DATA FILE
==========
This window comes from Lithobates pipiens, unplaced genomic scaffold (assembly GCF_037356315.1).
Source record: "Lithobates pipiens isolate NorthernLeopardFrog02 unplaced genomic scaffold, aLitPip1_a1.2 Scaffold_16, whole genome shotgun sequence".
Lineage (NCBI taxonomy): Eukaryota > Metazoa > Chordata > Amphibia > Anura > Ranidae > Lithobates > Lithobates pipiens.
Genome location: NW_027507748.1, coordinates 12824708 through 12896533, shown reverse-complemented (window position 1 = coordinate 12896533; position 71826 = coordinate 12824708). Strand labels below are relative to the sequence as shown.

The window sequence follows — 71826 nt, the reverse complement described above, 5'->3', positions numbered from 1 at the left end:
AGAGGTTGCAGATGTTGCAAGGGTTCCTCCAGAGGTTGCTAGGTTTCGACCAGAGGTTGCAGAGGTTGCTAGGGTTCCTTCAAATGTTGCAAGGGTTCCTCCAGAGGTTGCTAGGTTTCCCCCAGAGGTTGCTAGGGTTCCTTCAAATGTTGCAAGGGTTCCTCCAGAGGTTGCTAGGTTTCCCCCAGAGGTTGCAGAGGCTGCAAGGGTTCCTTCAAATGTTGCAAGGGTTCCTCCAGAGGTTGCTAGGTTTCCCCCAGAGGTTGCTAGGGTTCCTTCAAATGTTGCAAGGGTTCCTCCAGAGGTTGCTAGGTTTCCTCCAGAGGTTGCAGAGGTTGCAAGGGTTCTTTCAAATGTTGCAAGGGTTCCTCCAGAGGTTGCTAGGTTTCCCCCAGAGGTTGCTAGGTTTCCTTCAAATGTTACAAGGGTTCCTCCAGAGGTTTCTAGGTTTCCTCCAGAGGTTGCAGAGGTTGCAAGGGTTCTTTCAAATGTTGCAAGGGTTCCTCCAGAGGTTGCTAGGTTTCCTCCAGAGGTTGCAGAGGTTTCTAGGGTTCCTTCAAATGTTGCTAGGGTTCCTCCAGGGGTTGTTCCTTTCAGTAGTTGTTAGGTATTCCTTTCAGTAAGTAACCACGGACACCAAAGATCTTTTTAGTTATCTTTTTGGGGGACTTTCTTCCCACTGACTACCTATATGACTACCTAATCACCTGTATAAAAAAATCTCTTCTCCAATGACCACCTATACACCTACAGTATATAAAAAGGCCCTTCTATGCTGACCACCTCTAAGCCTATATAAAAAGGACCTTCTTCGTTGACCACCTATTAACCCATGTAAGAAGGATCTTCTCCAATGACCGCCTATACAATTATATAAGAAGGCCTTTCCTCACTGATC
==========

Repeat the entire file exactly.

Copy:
This window comes from Lithobates pipiens, unplaced genomic scaffold (assembly GCF_037356315.1).
Source record: "Lithobates pipiens isolate NorthernLeopardFrog02 unplaced genomic scaffold, aLitPip1_a1.2 Scaffold_16, whole genome shotgun sequence".
Lineage (NCBI taxonomy): Eukaryota > Metazoa > Chordata > Amphibia > Anura > Ranidae > Lithobates > Lithobates pipiens.
Genome location: NW_027507748.1, coordinates 12824708 through 12896533, shown reverse-complemented (window position 1 = coordinate 12896533; position 71826 = coordinate 12824708). Strand labels below are relative to the sequence as shown.

The window sequence follows — 71826 nt, the reverse complement described above, 5'->3', positions numbered from 1 at the left end:
AGAGGTTGCAGATGTTGCAAGGGTTCCTCCAGAGGTTGCTAGGTTTCGACCAGAGGTTGCAGAGGTTGCTAGGGTTCCTTCAAATGTTGCAAGGGTTCCTCCAGAGGTTGCTAGGTTTCCCCCAGAGGTTGCTAGGGTTCCTTCAAATGTTGCAAGGGTTCCTCCAGAGGTTGCTAGGTTTCCCCCAGAGGTTGCAGAGGCTGCAAGGGTTCCTTCAAATGTTGCAAGGGTTCCTCCAGAGGTTGCTAGGTTTCCCCCAGAGGTTGCTAGGGTTCCTTCAAATGTTGCAAGGGTTCCTCCAGAGGTTGCTAGGTTTCCTCCAGAGGTTGCAGAGGTTGCAAGGGTTCTTTCAAATGTTGCAAGGGTTCCTCCAGAGGTTGCTAGGTTTCCCCCAGAGGTTGCTAGGTTTCCTTCAAATGTTACAAGGGTTCCTCCAGAGGTTTCTAGGTTTCCTCCAGAGGTTGCAGAGGTTGCAAGGGTTCTTTCAAATGTTGCAAGGGTTCCTCCAGAGGTTGCTAGGTTTCCTCCAGAGGTTGCAGAGGTTTCTAGGGTTCCTTCAAATGTTGCTAGGGTTCCTCCAGGGGTTGTTCCTTTCAGTAGTTGTTAGGTATTCCTTTCAGTAAGTAACCACGGACACCAAAGATCTTTTTAGTTATCTTTTTGGGGGACTTTCTTCCCACTGACTACCTATATGACTACCTAATCACCTGTATAAAAAAATCTCTTCTCCAATGACCACCTATACACCTACAGTATATAAAAAGGCCCTTCTATGCTGACCACCTCTAAGCCTATATAAAAAGGACCTTCTTCGTTGACCACCTATTAACCCATGTAAGAAGGATCTTCTCCAATGACCGCCTATACAATTATATAAGAAGGCCTTTCCTCACTGATC